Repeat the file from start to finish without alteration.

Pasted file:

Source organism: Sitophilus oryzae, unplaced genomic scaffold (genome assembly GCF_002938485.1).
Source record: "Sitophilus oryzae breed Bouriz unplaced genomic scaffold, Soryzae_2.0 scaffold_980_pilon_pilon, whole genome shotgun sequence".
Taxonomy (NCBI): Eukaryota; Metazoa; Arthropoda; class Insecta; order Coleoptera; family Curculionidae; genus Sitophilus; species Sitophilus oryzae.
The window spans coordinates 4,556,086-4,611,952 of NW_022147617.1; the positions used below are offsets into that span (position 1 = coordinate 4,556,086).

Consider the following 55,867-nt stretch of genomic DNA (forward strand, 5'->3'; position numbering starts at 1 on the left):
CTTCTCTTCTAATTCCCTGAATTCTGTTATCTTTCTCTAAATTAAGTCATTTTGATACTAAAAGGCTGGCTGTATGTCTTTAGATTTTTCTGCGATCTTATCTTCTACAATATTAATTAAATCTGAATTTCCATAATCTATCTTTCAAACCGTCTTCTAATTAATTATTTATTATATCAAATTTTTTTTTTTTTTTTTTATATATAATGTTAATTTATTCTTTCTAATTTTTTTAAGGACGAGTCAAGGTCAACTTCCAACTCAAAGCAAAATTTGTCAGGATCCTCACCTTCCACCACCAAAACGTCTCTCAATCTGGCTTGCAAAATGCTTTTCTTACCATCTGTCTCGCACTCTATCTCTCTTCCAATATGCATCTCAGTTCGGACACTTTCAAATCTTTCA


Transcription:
Source organism: Sitophilus oryzae, unplaced genomic scaffold (genome assembly GCF_002938485.1).
Source record: "Sitophilus oryzae breed Bouriz unplaced genomic scaffold, Soryzae_2.0 scaffold_980_pilon_pilon, whole genome shotgun sequence".
Taxonomy (NCBI): Eukaryota; Metazoa; Arthropoda; class Insecta; order Coleoptera; family Curculionidae; genus Sitophilus; species Sitophilus oryzae.
The window spans coordinates 4,556,086-4,611,952 of NW_022147617.1; the positions used below are offsets into that span (position 1 = coordinate 4,556,086).

Consider the following 55,867-nt stretch of genomic DNA (forward strand, 5'->3'; position numbering starts at 1 on the left):
CTTCTCTTCTAATTCCCTGAATTCTGTTATCTTTCTCTAAATTAAGTCATTTTGATACTAAAAGGCTGGCTGTATGTCTTTAGATTTTTCTGCGATCTTATCTTCTACAATATTAATTAAATCTGAATTTCCATAATCTATCTTTCAAACCGTCTTCTAATTAATTATTTATTATATCAAATTTTTTTTTTTTTTTTTTATATATAATGTTAATTTATTCTTTCTAATTTTTTTAAGGACGAGTCAAGGTCAACTTCCAACTCAAAGCAAAATTTGTCAGGATCCTCACCTTCCACCACCAAAACGTCTCTCAATCTGGCTTGCAAAATGCTTTTCTTACCATCTGTCTCGCACTCTATCTCTCTTCCAATATGCATCTCAGTTCGGACACTTTCAAATCTTTCA